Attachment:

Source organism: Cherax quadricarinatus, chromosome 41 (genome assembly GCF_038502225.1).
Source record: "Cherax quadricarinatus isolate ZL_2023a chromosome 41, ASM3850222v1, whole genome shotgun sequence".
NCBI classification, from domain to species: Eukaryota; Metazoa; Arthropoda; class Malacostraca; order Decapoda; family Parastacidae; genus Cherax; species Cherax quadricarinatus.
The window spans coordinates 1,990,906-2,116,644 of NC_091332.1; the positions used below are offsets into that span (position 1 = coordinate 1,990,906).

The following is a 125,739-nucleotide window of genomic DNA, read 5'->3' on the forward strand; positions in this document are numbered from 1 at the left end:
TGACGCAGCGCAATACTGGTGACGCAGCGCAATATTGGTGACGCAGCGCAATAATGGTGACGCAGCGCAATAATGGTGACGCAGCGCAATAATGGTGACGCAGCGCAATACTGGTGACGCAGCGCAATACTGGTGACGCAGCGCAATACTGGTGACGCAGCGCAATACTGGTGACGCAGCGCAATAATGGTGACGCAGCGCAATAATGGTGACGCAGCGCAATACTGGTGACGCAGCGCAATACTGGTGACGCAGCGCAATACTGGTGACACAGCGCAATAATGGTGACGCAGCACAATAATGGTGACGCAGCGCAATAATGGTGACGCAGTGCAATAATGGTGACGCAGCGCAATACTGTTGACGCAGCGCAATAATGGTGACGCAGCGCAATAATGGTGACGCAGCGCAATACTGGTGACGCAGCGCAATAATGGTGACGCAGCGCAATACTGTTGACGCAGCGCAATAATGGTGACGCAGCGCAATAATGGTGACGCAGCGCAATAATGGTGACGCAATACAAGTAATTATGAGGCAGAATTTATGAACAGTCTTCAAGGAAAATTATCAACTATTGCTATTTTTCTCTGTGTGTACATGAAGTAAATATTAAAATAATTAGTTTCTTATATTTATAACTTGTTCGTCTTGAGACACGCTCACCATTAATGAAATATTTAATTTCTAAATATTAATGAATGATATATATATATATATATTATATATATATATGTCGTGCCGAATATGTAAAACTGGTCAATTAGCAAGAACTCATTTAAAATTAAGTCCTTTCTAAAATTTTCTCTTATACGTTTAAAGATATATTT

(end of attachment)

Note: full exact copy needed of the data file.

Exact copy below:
Source organism: Cherax quadricarinatus, chromosome 41 (genome assembly GCF_038502225.1).
Source record: "Cherax quadricarinatus isolate ZL_2023a chromosome 41, ASM3850222v1, whole genome shotgun sequence".
NCBI classification, from domain to species: Eukaryota; Metazoa; Arthropoda; class Malacostraca; order Decapoda; family Parastacidae; genus Cherax; species Cherax quadricarinatus.
The window spans coordinates 1,990,906-2,116,644 of NC_091332.1; the positions used below are offsets into that span (position 1 = coordinate 1,990,906).

The following is a 125,739-nucleotide window of genomic DNA, read 5'->3' on the forward strand; positions in this document are numbered from 1 at the left end:
TGACGCAGCGCAATACTGGTGACGCAGCGCAATATTGGTGACGCAGCGCAATAATGGTGACGCAGCGCAATAATGGTGACGCAGCGCAATAATGGTGACGCAGCGCAATACTGGTGACGCAGCGCAATACTGGTGACGCAGCGCAATACTGGTGACGCAGCGCAATACTGGTGACGCAGCGCAATAATGGTGACGCAGCGCAATAATGGTGACGCAGCGCAATACTGGTGACGCAGCGCAATACTGGTGACGCAGCGCAATACTGGTGACACAGCGCAATAATGGTGACGCAGCACAATAATGGTGACGCAGCGCAATAATGGTGACGCAGTGCAATAATGGTGACGCAGCGCAATACTGTTGACGCAGCGCAATAATGGTGACGCAGCGCAATAATGGTGACGCAGCGCAATACTGGTGACGCAGCGCAATAATGGTGACGCAGCGCAATACTGTTGACGCAGCGCAATAATGGTGACGCAGCGCAATAATGGTGACGCAGCGCAATAATGGTGACGCAATACAAGTAATTATGAGGCAGAATTTATGAACAGTCTTCAAGGAAAATTATCAACTATTGCTATTTTTCTCTGTGTGTACATGAAGTAAATATTAAAATAATTAGTTTCTTATATTTATAACTTGTTCGTCTTGAGACACGCTCACCATTAATGAAATATTTAATTTCTAAATATTAATGAATGATATATATATATATATATTATATATATATATGTCGTGCCGAATATGTAAAACTGGTCAATTAGCAAGAACTCATTTAAAATTAAGTCCTTTCTAAAATTTTCTCTTATACGTTTAAAGATATATTT